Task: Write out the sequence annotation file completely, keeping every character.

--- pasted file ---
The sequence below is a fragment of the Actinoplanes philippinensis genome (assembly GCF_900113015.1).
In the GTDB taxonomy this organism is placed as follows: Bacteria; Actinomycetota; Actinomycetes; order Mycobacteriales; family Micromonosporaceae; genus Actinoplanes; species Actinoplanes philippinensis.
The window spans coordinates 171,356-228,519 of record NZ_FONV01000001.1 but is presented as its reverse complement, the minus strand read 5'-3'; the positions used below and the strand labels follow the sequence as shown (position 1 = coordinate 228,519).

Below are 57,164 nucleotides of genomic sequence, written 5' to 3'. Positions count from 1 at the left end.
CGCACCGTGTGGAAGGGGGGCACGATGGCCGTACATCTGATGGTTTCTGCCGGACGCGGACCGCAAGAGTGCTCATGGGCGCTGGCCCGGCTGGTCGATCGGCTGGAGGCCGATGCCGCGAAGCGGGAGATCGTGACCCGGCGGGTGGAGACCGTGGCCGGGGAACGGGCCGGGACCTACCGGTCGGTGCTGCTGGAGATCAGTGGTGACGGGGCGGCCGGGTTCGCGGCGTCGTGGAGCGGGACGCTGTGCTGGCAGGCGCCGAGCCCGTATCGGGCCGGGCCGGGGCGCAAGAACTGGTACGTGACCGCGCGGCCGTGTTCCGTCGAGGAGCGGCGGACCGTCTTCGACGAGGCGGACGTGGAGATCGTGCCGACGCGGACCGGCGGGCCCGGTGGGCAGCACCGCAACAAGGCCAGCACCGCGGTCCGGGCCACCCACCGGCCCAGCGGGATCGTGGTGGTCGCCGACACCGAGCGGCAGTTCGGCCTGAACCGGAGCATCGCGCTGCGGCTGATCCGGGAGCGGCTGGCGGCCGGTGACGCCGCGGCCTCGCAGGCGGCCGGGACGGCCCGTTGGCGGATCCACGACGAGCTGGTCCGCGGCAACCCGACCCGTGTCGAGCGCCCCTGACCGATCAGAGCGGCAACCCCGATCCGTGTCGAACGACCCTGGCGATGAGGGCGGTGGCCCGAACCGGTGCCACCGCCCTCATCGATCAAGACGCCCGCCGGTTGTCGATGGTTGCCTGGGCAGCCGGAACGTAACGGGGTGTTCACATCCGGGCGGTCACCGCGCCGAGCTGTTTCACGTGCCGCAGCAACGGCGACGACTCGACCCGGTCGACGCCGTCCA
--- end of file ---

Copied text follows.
The sequence below is a fragment of the Actinoplanes philippinensis genome (assembly GCF_900113015.1).
In the GTDB taxonomy this organism is placed as follows: Bacteria; Actinomycetota; Actinomycetes; order Mycobacteriales; family Micromonosporaceae; genus Actinoplanes; species Actinoplanes philippinensis.
The window spans coordinates 171,356-228,519 of record NZ_FONV01000001.1 but is presented as its reverse complement, the minus strand read 5'-3'; the positions used below and the strand labels follow the sequence as shown (position 1 = coordinate 228,519).

Below are 57,164 nucleotides of genomic sequence, written 5' to 3'. Positions count from 1 at the left end.
CGCACCGTGTGGAAGGGGGGCACGATGGCCGTACATCTGATGGTTTCTGCCGGACGCGGACCGCAAGAGTGCTCATGGGCGCTGGCCCGGCTGGTCGATCGGCTGGAGGCCGATGCCGCGAAGCGGGAGATCGTGACCCGGCGGGTGGAGACCGTGGCCGGGGAACGGGCCGGGACCTACCGGTCGGTGCTGCTGGAGATCAGTGGTGACGGGGCGGCCGGGTTCGCGGCGTCGTGGAGCGGGACGCTGTGCTGGCAGGCGCCGAGCCCGTATCGGGCCGGGCCGGGGCGCAAGAACTGGTACGTGACCGCGCGGCCGTGTTCCGTCGAGGAGCGGCGGACCGTCTTCGACGAGGCGGACGTGGAGATCGTGCCGACGCGGACCGGCGGGCCCGGTGGGCAGCACCGCAACAAGGCCAGCACCGCGGTCCGGGCCACCCACCGGCCCAGCGGGATCGTGGTGGTCGCCGACACCGAGCGGCAGTTCGGCCTGAACCGGAGCATCGCGCTGCGGCTGATCCGGGAGCGGCTGGCGGCCGGTGACGCCGCGGCCTCGCAGGCGGCCGGGACGGCCCGTTGGCGGATCCACGACGAGCTGGTCCGCGGCAACCCGACCCGTGTCGAGCGCCCCTGACCGATCAGAGCGGCAACCCCGATCCGTGTCGAACGACCCTGGCGATGAGGGCGGTGGCCCGAACCGGTGCCACCGCCCTCATCGATCAAGACGCCCGCCGGTTGTCGATGGTTGCCTGGGCAGCCGGAACGTAACGGGGTGTTCACATCCGGGCGGTCACCGCGCCGAGCTGTTTCACGTGCCGCAGCAACGGCGACGACTCGACCCGGTCGACGCCGTCCA